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10 of 11 people found the following review helpful
5.0 out of 5 stars A typical Philip K. Dick story - and one of his best
I regard "The game-players of Titan" as one of Philip Dick's top... say 5 books. It is certainly hard to discriminate, especially with so many criteria on which to judge such an author's work, but this book contains everything, in good quantities and excellent quality.
Seasoned readers will feel immediately familiar with the story's opening with the hero 'going down'...
Published on 15 Jan 2003 by Symeon Charalabides

versus
2.0 out of 5 stars An interesting idea but a flawed execution.
This starts of with a decent main character, not especially likeable but interesting, and a reasonable set of supporting characters and the idea of the war and its fallout is interesting.

Unfortunately it gradually goes downhill, the interaction with the family of psychics gets more and more surreal and the gradual introduction of more and more vugs makes no...
Published 17 months ago by plot hound


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10 of 11 people found the following review helpful
5.0 out of 5 stars A typical Philip K. Dick story - and one of his best, 15 Jan 2003
By 
Symeon Charalabides (Galway, Galway Ireland) - See all my reviews
This review is from: The Game-Players of Titan (Voyager Classics) (Paperback)
I regard "The game-players of Titan" as one of Philip Dick's top... say 5 books. It is certainly hard to discriminate, especially with so many criteria on which to judge such an author's work, but this book contains everything, in good quantities and excellent quality.
Seasoned readers will feel immediately familiar with the story's opening with the hero 'going down' already. All the landmarks of the author's style are there: the suicidal hero, his equally problematic close circle, the vague overwhelming threat, the public figure who steps in, precogs, telekinetics, aliens, a novel social structure, various states of mind (drug-induced and otherwise) and the strange sense of satisfaction that comes at the end of the book when nothing seems to have been resolved proper.
It is quite a strange world in which Pete Garden lives: he wins and loses land titles on, and has his marital life directed by, a board game much like monopoly, but with the element of bluff added in. This game has been introduced or, rather, enforced by the Titanians although they apparently lost the war with the Earth. Moreover, they seem to be taking over again, but by much more subtle means this time. But does this make the game, which all Terran landowners are obliged to play, more or less important?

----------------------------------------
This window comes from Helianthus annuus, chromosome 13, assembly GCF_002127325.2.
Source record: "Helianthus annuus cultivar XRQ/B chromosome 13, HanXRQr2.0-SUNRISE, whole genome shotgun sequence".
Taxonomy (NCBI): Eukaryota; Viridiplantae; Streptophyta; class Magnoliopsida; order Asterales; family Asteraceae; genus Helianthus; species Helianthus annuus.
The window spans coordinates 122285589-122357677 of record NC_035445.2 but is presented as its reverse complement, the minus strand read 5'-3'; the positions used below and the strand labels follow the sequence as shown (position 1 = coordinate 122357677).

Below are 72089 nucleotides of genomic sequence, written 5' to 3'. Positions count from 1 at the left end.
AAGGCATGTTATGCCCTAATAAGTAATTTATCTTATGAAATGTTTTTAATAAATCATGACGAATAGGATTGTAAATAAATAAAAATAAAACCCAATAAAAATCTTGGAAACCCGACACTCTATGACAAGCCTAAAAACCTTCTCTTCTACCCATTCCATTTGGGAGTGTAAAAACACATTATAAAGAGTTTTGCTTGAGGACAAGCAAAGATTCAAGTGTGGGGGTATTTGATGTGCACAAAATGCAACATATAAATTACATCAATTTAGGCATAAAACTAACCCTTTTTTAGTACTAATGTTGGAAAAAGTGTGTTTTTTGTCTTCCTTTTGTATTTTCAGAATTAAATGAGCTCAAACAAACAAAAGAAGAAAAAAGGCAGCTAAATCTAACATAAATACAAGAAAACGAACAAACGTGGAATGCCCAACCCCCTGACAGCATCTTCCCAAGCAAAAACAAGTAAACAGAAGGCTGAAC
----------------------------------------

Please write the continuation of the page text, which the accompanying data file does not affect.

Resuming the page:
The plot twists, which mean you can never know for sure what has really happened or who is telling the truth, start very early in this novel and continue throughout. There is subtle humour/irony as well as outright hillarious scenes (Pete Garden fighting with his drug cabinet in order to get enough pills off it to commit suicide without it calling for help being a handy example), and one of the most ingenious solutions to a seemingly insurmountable problem, which is most notable about the book. The scenery is a rapidly degrading world, more suggested than described, which is usually what books win over films about.
Overall, and this is the part the non-Philip-Dick-fan will find less unfamiliar, it could be adequately described as a 'fast-paced thriller' (probably by some Hollywood nut) with various strange, sometimes unforeseen and a few bewildering elements interacting in a way as to have the reader constantly guessing, sometimes as often as about a new thing in each paragraph, in order to bring the plot to a conclusion of revelation in a rather anti-climactic way. If this last is contradictory, it's a credit to the literary and imaginative genius of the author that it is, also, precisely so.
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1 of 1 people found the following review helpful
4.0 out of 5 stars Lucky 13, 29 Mar 2009
By 
C. johnstone "Chris Johnstone" (Paisley Scotland) - See all my reviews
(REAL NAME)   
This review is from: The Game-Players of Titan (Voyager Classics) (Paperback)
This is PKD's 13th science fiction novel and he had produced Man in a High Castle a couple of years earlier and it is 10 years since he published his first novel. It is very typical PKD, it has a variety of scifi ideas rather than one of two, some bad jokes, lots of of psychiatry/psychology, drugs and a good plot. It also has a lot of one of PKD's trademarks about identity and false identity and can you trust who you are talking to. It is based around a small group of long lived, almost sterile humans who have lost the war to game playing Titans and have to play an odd form of Monopoly crossed with poker to win huge tracts of land. They are mainly infertile, humans are slowly dying out and they swap partners regularly in the hope of getting pregnant. The game involves a lot of bluffing and the Titans are telepathic, as are a small group of humans. Two plot lines are how can you get away with murder when the Titan police can read your mind to find your guilt and how can you bluff in a game where the opponents are telepathic. You will have to read it to find the answers.
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2.0 out of 5 stars An interesting idea but a flawed execution., 10 Feb 2013
By 
plot hound (Dublin, Ireland) - See all my reviews
This starts of with a decent main character, not especially likeable but interesting, and a reasonable set of supporting characters and the idea of the war and its fallout is interesting.

Unfortunately it gradually goes downhill, the interaction with the family of psychics gets more and more surreal and the gradual introduction of more and more vugs makes no sense.

By the end the plot has completely unravelled leaving a silly climax and nothing of any real interest.
One of the worst books by Dick I have read.
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4.0 out of 5 stars P.K.Dick at his best!, 19 April 1999
By A Customer